April 13, 2013
On Sunday afternoon at 1 p.m., South Carolina senior Harry Menzies will begin his final regular-season match at Carolina Tennis Center, capping a career that has taken him being a walk-on who played in just two dual matches as a freshman to a senior season in which he has doubled his career singles wins and is part of a nationally ranked doubles team that has helped the Gamecocks to a top-25 ranking.
Menzies has seen it all as a Gamecock, choosing South Carolina because of the combination of its international business program and the ability to play tennis in the SEC. A three-time all-state performer who helped his high school team to a state championship, Menzies walked on to the tennis team at Carolina with modest expectations.
"You come in as a walk-on, and you're not expecting to immediately jump into the lineup," Menzies said. "You're mostly just provided with an opportunity, and the coaches expect you to make the most of it. So, I tried to keep my head down and work hard. I knew that three or four seniors were leaving, so there could be an opportunity for me to play as a sophomore if I worked hard."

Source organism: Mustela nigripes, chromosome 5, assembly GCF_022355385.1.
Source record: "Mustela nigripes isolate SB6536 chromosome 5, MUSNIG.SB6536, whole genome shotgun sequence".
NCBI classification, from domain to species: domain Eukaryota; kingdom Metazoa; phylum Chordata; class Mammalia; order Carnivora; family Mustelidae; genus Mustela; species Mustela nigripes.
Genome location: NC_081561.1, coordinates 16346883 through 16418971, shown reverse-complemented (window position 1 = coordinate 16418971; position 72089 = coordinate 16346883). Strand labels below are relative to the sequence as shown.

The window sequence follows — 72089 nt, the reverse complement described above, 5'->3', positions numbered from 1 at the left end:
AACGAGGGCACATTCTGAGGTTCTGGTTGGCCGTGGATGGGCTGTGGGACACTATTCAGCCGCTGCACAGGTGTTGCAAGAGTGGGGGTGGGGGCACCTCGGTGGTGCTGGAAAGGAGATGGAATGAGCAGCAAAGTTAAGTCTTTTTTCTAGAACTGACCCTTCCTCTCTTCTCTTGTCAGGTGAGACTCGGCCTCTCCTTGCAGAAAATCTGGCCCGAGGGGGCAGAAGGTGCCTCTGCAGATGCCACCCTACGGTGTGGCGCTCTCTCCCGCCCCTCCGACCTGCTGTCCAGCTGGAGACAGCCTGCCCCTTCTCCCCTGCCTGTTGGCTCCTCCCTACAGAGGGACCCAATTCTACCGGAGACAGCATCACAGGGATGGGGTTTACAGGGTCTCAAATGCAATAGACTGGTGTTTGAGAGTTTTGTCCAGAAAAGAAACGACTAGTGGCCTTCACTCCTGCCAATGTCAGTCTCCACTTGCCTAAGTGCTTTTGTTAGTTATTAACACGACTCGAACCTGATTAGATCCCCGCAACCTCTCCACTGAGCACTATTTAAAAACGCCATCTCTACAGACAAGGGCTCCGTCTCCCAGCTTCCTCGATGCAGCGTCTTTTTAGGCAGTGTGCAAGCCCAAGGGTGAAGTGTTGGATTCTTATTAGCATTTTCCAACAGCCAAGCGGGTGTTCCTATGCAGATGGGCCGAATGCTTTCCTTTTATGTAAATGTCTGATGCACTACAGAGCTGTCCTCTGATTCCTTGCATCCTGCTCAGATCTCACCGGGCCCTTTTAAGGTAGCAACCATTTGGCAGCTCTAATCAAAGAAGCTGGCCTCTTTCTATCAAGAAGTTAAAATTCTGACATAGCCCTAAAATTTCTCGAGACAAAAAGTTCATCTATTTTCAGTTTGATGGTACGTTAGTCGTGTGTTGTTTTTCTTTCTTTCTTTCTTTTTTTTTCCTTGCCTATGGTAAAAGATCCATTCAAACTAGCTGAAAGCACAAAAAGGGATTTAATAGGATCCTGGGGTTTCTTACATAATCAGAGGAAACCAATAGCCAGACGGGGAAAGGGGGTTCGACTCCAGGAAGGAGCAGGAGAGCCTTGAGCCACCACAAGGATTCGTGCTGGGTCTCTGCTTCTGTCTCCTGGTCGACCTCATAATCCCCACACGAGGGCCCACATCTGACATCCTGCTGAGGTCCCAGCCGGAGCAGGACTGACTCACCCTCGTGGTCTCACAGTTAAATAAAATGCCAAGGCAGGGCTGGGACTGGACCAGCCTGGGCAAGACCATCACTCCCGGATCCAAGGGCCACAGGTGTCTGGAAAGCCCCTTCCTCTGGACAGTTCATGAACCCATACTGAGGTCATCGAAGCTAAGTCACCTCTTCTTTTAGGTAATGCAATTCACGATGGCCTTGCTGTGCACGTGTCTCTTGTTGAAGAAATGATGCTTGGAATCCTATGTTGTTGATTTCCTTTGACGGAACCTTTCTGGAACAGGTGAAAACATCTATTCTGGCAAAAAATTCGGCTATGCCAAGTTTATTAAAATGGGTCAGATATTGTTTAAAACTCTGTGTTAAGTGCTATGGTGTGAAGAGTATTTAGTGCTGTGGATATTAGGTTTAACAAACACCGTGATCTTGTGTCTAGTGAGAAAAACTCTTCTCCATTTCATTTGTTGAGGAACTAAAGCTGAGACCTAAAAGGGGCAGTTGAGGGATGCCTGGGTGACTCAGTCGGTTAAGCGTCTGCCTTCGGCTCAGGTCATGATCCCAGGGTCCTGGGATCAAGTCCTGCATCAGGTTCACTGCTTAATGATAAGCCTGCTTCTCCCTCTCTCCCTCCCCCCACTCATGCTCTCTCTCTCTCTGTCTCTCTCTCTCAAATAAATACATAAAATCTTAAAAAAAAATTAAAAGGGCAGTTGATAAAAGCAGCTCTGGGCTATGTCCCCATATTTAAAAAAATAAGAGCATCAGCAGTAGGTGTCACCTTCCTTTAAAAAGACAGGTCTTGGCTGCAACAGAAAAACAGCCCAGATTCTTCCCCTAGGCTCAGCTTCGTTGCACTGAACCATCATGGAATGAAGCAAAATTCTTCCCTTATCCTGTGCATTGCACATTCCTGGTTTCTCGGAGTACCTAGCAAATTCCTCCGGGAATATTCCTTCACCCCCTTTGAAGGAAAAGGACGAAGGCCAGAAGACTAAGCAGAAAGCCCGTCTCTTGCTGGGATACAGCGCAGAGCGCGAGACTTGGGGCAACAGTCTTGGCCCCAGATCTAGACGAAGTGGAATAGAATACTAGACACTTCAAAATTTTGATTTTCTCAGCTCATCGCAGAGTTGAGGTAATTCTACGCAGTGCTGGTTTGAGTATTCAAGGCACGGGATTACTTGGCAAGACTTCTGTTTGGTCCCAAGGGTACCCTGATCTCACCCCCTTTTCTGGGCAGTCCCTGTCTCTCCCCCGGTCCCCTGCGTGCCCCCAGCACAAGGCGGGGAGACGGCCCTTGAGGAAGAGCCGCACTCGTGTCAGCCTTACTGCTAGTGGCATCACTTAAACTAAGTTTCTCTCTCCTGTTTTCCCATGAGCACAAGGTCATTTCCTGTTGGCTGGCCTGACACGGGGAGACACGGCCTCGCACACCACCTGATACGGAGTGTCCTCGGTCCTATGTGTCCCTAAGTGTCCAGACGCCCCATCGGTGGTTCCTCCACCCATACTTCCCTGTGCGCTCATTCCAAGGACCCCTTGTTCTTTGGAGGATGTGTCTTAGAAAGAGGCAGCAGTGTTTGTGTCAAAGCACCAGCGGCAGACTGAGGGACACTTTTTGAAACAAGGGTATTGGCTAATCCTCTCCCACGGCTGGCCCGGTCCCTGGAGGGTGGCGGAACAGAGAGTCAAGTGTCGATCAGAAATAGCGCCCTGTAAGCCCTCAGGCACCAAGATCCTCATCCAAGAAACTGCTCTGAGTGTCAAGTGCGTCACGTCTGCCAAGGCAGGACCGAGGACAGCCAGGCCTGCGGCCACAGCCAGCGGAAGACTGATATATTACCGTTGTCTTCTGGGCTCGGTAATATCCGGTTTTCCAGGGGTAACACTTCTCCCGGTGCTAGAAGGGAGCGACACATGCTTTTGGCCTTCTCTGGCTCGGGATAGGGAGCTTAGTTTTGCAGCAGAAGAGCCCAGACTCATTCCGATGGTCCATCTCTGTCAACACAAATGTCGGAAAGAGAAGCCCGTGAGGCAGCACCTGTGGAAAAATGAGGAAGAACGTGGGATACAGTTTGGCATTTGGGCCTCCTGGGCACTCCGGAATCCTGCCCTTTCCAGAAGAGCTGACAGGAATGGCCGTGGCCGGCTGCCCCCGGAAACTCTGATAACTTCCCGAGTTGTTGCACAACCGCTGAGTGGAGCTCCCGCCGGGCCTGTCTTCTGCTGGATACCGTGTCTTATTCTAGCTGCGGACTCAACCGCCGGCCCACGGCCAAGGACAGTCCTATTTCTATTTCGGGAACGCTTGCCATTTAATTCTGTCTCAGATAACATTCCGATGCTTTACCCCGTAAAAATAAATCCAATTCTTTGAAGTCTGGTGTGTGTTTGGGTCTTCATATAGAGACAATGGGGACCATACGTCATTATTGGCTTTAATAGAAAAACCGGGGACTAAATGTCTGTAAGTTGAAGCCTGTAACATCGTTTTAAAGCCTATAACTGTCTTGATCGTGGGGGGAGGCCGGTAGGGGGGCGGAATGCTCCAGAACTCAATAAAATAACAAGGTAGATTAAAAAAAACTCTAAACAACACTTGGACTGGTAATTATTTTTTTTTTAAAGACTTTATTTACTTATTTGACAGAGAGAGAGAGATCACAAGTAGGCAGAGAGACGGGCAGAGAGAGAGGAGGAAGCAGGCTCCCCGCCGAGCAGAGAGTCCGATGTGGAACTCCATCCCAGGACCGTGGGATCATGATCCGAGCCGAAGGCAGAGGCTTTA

A coaching change slightly reset the table for Menzies, but he persevered, proving to new head coach Josh Goffi that he could perform when called upon. Menzies was a fixture in the singles lineup as a sophomore, but had a hard time getting wins in the nation's elite tennis conference. Despite the setbacks, though, he calls his first SEC win (against Arkansas on March 4, 2011) one that he will never forget because it actually clinched the team victory as well, Goffi's first at the helm of the Gamecocks.
The confidence and momentum that should have carried Menzies into his junior senior was thwarted by illness and injury in the fall that kept him out of the lineup for the whole season. It was just another obstacle put in his path that would help strengthen him for his final campaign.
"It was very tough mentally," Menzies said. "I barely got to practice in the fall, and it was very taxing mentally. But my coaches and teammates provided me with a good support system. Knowing I had one more year left, I figured why not give it everything I've got. I wanted to put everything I had into it, work as hard as I could, and see where the chips fall."
The chips have certainly fallen into place for the senior, closing his time in the Garnet and Black as a key part of a team putting up the program's best season since 2005. Menzies' transformation started with his game and fully matured when he his mental approach evolved as well. Goffi came to his senior in the fall, hoping he would be open to a change that ended up altering the course of his final season.